When she was a young child, and her family was ping-ponging between countries, Chancy thought of herself as attending school in Canada but “living” in Haiti, where she was absorbed into the warm embrace of a doting, multi-generational family who steeped her in local culture, food and traditions. Chancy cites those early experiences, and the fact she was born into a majority Black society, as crucial to her perspective on the world, and the way she has navigated Canadian and American society ever since.
Her family sheltered her from Haiti’s fraught political reality until her teens, yet Chancy describes the revelation as less of a shock than her first experiences of racism in Canada. She recalls an incident in Quebec City, when a friend’s mother barred her from coming over on the grounds that she was Black. A week later, Chancy encountered the mother outside sunbathing: “She told me she was in the sun to become brown like me, which was very confusing. So I can’t come and play with your daughter because I’m brown, but you’re trying to become brown?”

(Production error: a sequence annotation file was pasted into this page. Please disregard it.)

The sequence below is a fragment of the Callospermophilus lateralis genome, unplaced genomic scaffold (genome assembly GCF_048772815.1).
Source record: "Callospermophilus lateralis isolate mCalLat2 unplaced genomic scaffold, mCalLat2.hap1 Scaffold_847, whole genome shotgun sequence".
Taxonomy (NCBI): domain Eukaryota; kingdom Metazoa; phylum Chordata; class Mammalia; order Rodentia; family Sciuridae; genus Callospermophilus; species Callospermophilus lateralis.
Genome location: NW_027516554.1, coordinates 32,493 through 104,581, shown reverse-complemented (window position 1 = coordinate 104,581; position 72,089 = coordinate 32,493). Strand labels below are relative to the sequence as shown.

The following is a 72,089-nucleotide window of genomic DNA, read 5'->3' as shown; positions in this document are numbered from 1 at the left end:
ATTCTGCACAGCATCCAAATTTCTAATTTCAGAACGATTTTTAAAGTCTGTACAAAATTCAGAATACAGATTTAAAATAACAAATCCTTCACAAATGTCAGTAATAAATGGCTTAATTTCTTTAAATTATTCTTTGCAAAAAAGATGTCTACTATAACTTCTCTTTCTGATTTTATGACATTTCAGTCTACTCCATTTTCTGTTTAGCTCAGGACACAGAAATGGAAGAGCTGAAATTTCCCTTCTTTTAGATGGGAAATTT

Books offered an escape. Chancy was an early, voracious reader in English and French. Adeline also taught her Haitian Kreyòl, and Chancy remembers reading Félix Morrisseau-Leroy aloud while her mother did her hair (she can still read both old and new Kreyòl orthographies). Years later, when Chancy was studying Haitian and Afro-Caribbean women’s literature, Adeline read the texts alongside her. Chancy completed degrees at the University of Manitoba and Dalhousie and by 24 had a PhD in literature from the University of Iowa. Multiple tenured or tenure-track positions followed. As a Caribbeanist – a field she came to after studying American and African-American literature – Chancy has been instrumental in establishing the field of Haitian diasporic studies, with the most recent of her four academic monographs receiving a Guggenheim fellowship. Her scholarly and creative endeavours feed each other, she says, but she turns to fiction to address “those questions that can’t be answered by proofs or by the academic paradigm.”